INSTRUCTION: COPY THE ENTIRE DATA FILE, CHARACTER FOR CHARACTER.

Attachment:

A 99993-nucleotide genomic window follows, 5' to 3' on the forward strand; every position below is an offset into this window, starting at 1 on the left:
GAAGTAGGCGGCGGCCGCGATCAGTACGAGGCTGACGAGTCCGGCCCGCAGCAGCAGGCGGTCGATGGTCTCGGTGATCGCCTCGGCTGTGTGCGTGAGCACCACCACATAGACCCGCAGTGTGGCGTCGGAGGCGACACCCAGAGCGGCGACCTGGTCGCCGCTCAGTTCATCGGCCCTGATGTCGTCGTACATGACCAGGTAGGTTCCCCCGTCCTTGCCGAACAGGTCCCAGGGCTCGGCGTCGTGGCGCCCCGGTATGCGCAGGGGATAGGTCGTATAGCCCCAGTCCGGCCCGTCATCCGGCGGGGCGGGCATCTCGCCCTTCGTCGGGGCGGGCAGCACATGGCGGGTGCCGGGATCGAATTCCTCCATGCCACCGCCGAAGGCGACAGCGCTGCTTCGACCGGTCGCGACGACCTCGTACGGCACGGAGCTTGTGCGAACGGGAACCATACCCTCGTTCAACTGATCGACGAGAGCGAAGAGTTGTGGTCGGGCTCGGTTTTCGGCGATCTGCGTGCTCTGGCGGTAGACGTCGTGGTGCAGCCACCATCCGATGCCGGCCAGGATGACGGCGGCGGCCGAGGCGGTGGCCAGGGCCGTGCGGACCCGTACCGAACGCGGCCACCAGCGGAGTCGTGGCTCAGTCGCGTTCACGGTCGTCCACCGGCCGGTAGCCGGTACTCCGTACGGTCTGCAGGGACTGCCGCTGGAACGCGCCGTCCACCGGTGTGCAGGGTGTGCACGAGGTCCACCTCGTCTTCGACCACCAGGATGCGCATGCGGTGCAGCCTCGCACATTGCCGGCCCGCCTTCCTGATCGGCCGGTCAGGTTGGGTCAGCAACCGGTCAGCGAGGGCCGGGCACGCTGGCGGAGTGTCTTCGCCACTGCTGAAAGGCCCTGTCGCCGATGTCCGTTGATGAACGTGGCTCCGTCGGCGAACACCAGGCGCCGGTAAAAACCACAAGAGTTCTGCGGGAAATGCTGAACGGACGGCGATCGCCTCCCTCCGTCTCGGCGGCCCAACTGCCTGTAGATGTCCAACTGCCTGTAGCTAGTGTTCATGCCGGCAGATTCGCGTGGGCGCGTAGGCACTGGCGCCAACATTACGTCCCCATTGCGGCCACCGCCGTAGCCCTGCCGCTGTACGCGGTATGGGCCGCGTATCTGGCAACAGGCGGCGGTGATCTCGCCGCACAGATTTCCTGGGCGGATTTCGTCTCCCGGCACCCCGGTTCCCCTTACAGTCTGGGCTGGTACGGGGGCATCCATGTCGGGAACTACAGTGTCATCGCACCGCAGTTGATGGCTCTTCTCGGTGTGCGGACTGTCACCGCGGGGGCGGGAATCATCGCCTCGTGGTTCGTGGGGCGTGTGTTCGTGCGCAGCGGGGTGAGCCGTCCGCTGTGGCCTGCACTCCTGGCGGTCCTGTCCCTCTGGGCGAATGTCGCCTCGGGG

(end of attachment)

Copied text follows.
A 99993-nucleotide genomic window follows, 5' to 3' on the forward strand; every position below is an offset into this window, starting at 1 on the left:
GAAGTAGGCGGCGGCCGCGATCAGTACGAGGCTGACGAGTCCGGCCCGCAGCAGCAGGCGGTCGATGGTCTCGGTGATCGCCTCGGCTGTGTGCGTGAGCACCACCACATAGACCCGCAGTGTGGCGTCGGAGGCGACACCCAGAGCGGCGACCTGGTCGCCGCTCAGTTCATCGGCCCTGATGTCGTCGTACATGACCAGGTAGGTTCCCCCGTCCTTGCCGAACAGGTCCCAGGGCTCGGCGTCGTGGCGCCCCGGTATGCGCAGGGGATAGGTCGTATAGCCCCAGTCCGGCCCGTCATCCGGCGGGGCGGGCATCTCGCCCTTCGTCGGGGCGGGCAGCACATGGCGGGTGCCGGGATCGAATTCCTCCATGCCACCGCCGAAGGCGACAGCGCTGCTTCGACCGGTCGCGACGACCTCGTACGGCACGGAGCTTGTGCGAACGGGAACCATACCCTCGTTCAACTGATCGACGAGAGCGAAGAGTTGTGGTCGGGCTCGGTTTTCGGCGATCTGCGTGCTCTGGCGGTAGACGTCGTGGTGCAGCCACCATCCGATGCCGGCCAGGATGACGGCGGCGGCCGAGGCGGTGGCCAGGGCCGTGCGGACCCGTACCGAACGCGGCCACCAGCGGAGTCGTGGCTCAGTCGCGTTCACGGTCGTCCACCGGCCGGTAGCCGGTACTCCGTACGGTCTGCAGGGACTGCCGCTGGAACGCGCCGTCCACCGGTGTGCAGGGTGTGCACGAGGTCCACCTCGTCTTCGACCACCAGGATGCGCATGCGGTGCAGCCTCGCACATTGCCGGCCCGCCTTCCTGATCGGCCGGTCAGGTTGGGTCAGCAACCGGTCAGCGAGGGCCGGGCACGCTGGCGGAGTGTCTTCGCCACTGCTGAAAGGCCCTGTCGCCGATGTCCGTTGATGAACGTGGCTCCGTCGGCGAACACCAGGCGCCGGTAAAAACCACAAGAGTTCTGCGGGAAATGCTGAACGGACGGCGATCGCCTCCCTCCGTCTCGGCGGCCCAACTGCCTGTAGATGTCCAACTGCCTGTAGCTAGTGTTCATGCCGGCAGATTCGCGTGGGCGCGTAGGCACTGGCGCCAACATTACGTCCCCATTGCGGCCACCGCCGTAGCCCTGCCGCTGTACGCGGTATGGGCCGCGTATCTGGCAACAGGCGGCGGTGATCTCGCCGCACAGATTTCCTGGGCGGATTTCGTCTCCCGGCACCCCGGTTCCCCTTACAGTCTGGGCTGGTACGGGGGCATCCATGTCGGGAACTACAGTGTCATCGCACCGCAGTTGATGGCTCTTCTCGGTGTGCGGACTGTCACCGCGGGGGCGGGAATCATCGCCTCGTGGTTCGTGGGGCGTGTGTTCGTGCGCAGCGGGGTGAGCCGTCCGCTGTGGCCTGCACTCCTGGCGGTCCTGTCCCTCTGGGCGAATGTCGCCTCGGGG